I close my eyes tightly, pulling my clothes back up and savoring the sudden warmth, barely in time it feels like.  I will pull them back down to put on salve in a minute—right now warmth has become my top priority...

...No, one other takes precedence.  Because I still hear the rhythmical whoosh, whoosh, whoosh.  I open my eyes and see people all around me in the latest camp, all flagellating themselves with branches, belts, purses, ropes, wires, at least one string of pearls, all of them naked from the waist up.  A child falls into the snow, her back streaked red and her lips turning blue.  I run to her, pull her up into my arms and shout, “Stop!  Stop!  All of you!”

I pull the coat back up over the little girl and hold her in my arms, concentrating as hard as I can on Darvinia, my vacation there, luxuriating with Merrill in a warm bubble-bath silky with oils and minerals, the scent of lavender and calendula in the water.  Pleasure, I project.  Pleasure.  Think of Merrill putting the chocolate into my mouth, laughing throatily.  He forgave me and I forgave him, and my father, I am sure, forgave us both.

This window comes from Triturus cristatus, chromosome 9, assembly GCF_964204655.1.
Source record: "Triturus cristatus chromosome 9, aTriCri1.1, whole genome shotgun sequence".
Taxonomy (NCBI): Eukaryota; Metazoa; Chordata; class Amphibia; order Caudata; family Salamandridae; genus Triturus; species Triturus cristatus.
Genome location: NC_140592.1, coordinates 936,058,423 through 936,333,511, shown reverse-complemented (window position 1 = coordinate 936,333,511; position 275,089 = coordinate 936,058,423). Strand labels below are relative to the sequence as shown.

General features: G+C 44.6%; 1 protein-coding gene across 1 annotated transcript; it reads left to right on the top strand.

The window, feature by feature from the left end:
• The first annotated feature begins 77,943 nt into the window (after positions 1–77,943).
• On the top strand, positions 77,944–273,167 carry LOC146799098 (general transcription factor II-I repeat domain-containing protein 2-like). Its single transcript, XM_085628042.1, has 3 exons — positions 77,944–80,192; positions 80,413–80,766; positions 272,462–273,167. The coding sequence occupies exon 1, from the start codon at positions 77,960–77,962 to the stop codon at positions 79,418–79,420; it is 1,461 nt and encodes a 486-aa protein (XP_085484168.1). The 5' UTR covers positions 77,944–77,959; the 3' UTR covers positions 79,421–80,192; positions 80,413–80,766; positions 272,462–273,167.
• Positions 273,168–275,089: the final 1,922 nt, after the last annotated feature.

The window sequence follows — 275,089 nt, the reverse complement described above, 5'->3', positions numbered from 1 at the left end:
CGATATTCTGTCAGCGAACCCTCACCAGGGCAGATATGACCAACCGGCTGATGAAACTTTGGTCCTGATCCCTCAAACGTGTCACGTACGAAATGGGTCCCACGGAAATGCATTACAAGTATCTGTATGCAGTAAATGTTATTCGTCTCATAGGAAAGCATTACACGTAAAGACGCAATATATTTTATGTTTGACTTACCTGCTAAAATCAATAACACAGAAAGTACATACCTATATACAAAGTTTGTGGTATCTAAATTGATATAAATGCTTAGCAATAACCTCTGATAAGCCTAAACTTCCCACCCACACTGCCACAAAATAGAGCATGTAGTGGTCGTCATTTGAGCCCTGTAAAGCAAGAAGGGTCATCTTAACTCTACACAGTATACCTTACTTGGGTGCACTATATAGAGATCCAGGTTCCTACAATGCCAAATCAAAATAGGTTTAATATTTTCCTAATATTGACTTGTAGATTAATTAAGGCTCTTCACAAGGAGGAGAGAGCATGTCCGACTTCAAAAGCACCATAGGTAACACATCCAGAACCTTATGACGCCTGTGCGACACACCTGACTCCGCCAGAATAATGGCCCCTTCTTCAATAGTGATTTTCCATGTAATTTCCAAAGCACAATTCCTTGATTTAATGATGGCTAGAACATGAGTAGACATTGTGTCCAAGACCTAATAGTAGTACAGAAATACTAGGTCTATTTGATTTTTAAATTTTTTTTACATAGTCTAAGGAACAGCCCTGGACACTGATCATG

People around me sigh and the whooshing stops.  I open my eyes to others suddenly opening theirs, confused, covering themselves.  “I don’t have chocolate,” I say loudly, “But I do have a big box of raisins that I found yesterday—that’s as good as candy.  Come on over and share.”  As they turn towards me, yearning and horror and shame in their faces, I say, more quietly, “I also have salve.  I think we can all use it.  And we all saw each other, just now, so there’s no point in being modest, is there?”